Last Night at the Lobster is a working class novel. Everyone is working. Busting ass. Worrying over tips. Doing hard work for too little money, but for the most part doing it well. The manager of a closing Red Lobster, named Manny, agonizes over who to take with him when the restaurant is closed by the head office and only five people can go to the Olive Garden. He does not want anyone, even his worst employee, to lose his or her job.
Pearl was not written for someone like me, and it was sort of a shock to realize that. Yeah, I got an education and have a veneer of the middle class about me, but the book alienated me. The privileged world of her characters was nothing but a high-minded moral struggle, playing out choices no one without a trust fund would ever have to worry about. I have no idea what Gordon’s background is, but her books are not for the likes of me, a girl who has been a maid, worked retail, waiting on people and literally cleaning up their shit. All the moral dithering. Who has that kind of time in the real world (and yes, as a person who runs two review sites where I pontificate over books, I sort of see the hilarity in that statement)?
Last Night at the Lobster reminded me of the camaraderie I have felt at my scraping-by jobs. People may look at my husband and me and think we are middle class but we are hanging by a thread, like everyone else in the middle class, it seems. As I recently learned, I could go from white collar to blue in a heart beat. I related to the work, to the need to do the job well even when the rewards were so minimal. I understood Manny. I got it.
Pearl was like a lecture on high-brow literary theory. Lobster was like a letter from an old friend.
And I remembered, no matter what, you get raised white trash, you stay that way. And it doesn’t matter how many “good” jobs I have had or how much money my husband makes. My sympathies will always be with people who work and people for whom life has not been a monied cake walk. It took me a long time to understand this, that my world does not break down the way the world does for a rich, white woman. Class means more to me than race, and frankly, the only reason I can say this is because I am, indeed, white. Being poor and Hispanic or black is not something I can discuss nor should I even try because being white has advantages and I have no business speaking for anyone else. No one sane will deny that being white in the USA carries privilege. All I am talking about here is my own life, my own reaction, and how class made me feel inferior and as if I had to hide, lie and act my way into a way of life that promised advancement even though the color of my skin made it seem as if such struggles were not anything I would have to worry about.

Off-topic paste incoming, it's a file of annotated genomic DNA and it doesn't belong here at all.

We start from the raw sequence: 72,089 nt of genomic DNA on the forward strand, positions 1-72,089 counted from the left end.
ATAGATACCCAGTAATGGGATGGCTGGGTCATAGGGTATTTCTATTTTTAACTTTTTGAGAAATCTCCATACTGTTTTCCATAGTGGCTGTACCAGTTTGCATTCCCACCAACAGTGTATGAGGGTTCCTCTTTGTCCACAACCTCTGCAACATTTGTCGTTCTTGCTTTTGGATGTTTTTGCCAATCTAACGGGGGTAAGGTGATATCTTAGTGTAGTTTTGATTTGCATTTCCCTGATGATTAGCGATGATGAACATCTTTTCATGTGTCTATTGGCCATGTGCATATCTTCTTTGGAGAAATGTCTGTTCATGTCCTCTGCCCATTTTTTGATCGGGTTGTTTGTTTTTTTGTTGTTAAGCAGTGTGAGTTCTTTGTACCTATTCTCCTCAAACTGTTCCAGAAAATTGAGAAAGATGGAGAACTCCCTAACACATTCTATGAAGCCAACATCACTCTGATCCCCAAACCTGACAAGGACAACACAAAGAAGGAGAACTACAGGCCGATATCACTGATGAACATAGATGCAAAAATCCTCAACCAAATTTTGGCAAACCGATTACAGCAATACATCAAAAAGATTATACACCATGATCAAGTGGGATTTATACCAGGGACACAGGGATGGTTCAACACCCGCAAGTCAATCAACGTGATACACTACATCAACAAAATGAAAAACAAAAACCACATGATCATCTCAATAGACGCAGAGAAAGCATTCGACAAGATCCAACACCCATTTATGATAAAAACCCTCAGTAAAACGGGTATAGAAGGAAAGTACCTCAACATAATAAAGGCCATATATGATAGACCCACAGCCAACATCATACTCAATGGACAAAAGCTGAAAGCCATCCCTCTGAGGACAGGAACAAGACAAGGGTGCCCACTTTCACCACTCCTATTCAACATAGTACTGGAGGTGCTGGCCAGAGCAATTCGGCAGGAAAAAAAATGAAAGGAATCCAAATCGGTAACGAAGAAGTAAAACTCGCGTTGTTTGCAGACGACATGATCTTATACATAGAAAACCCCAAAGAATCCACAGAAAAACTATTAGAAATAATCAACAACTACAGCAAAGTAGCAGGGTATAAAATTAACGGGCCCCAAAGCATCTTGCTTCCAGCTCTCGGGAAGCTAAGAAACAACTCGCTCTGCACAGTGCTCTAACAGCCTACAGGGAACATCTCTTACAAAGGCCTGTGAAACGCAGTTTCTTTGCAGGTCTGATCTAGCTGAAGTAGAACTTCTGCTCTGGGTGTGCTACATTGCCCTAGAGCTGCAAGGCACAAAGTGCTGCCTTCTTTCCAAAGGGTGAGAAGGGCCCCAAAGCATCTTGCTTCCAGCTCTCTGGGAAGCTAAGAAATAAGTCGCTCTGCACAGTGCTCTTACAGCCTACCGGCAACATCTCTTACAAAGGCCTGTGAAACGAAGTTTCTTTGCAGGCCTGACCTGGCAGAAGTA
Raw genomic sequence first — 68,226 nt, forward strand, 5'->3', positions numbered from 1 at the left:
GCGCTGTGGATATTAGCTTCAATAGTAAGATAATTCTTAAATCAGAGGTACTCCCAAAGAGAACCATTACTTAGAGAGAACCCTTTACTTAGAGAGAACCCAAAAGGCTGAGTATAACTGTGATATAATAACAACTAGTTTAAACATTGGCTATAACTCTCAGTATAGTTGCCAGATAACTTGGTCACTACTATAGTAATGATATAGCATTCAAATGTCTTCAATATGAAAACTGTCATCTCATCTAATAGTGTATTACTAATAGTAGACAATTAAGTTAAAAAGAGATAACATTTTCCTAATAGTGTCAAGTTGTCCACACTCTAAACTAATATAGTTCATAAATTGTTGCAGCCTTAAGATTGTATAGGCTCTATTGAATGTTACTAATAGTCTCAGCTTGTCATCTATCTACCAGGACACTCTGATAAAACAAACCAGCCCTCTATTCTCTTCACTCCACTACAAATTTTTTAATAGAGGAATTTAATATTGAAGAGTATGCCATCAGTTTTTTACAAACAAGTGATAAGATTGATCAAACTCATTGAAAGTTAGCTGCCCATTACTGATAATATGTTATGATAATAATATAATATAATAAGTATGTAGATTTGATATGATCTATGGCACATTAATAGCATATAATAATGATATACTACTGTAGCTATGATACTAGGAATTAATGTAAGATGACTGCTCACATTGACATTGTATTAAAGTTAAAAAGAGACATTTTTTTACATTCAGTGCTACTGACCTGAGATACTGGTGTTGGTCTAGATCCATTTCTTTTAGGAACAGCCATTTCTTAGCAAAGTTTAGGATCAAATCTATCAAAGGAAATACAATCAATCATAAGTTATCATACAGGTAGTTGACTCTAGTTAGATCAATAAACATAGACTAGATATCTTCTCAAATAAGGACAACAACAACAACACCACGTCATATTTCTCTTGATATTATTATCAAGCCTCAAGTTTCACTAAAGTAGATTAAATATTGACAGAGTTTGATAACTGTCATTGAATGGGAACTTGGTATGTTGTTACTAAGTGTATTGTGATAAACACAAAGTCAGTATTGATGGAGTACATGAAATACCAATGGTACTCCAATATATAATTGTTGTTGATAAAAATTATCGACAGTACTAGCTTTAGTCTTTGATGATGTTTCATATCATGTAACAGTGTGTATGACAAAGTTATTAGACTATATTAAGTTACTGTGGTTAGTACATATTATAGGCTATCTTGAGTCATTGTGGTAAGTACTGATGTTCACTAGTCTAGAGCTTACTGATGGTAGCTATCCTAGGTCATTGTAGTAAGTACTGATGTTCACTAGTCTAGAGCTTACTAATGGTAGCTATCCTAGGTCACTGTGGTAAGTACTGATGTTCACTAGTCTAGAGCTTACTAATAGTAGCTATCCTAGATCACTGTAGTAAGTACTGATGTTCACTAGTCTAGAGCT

There’s a lot to Goad’s book and I hope the historical and social punch in the face it offers does not get lost in my reaction. While there is likely no one on the planet who agrees with everything Goad says, myself included, I agreed with far more of what he had to say this go around than when I first read the book. The book is interestingly researched, with source cites that run from Edward Abbey to Howard Zinn. The first third reads as an alternative history lesson, one that made perfect sense when I read it, but the implications of which probably didn’t stay with me when I initially learned it because extreme leftism embraces a notion of continuous, uninterrupted white privilege that is heresy to deny. The middle third was a look at the contemporary mores of the working class/white trash culture and the last third was a sociological look at how, in America where we all wanna be rich or die trying, no one seems to get the fact that we at the bottom benefit the powers that keep us here each time we snap at each other’s neck.
My husband’s family, the Clarks, came to America as deported criminals from Britain and were indentured “servants” until laws prohibited it. They were seen as such an unsavory lot that the Clarks who came over with money in their pockets added an “e” onto the end of their name to try to get some respect. My family tree is less clear to me except for my mother’s family, a bunch of micks who came over and faced the same NINA bullshit that plagued every Irishman for decades. And I may be a direct descendant of the Dalton gang. I’m certainly an indirect descendant. Neither of our families came to this country with any level of glory and both suffered greatly after coming here. That my family came to Texas at all shows they were either desperate or criminals, possibly both. (Edited years later to add: Turns out I was wrong. I am not related to the Dalton Gang. I’m actually descended from some powerful people but given that 1.6 billion people living today are descended from Charlemagne, perhaps my reluctance to feel special or powerful because of old genetic links is understandable.)
Goad discusses history in a manner that will make anyone who insists there is white privilege foam at the mouth. I recall in junior high my American history teacher, Mrs. Wurst, explaining that indentured servants were people who were simply too impecunious to come to America on their own so they traded five years of being a servant – and what a genteel idea such servitude was, polishing the sir’s shoes and occasionally washing a pot – in exchange for passage. Goad covers what she left out – that years and years could be added onto the servitude contract for the slightest infraction, that female servants were raped and their children held as servants, families separated, white folk dying on their own middle passage.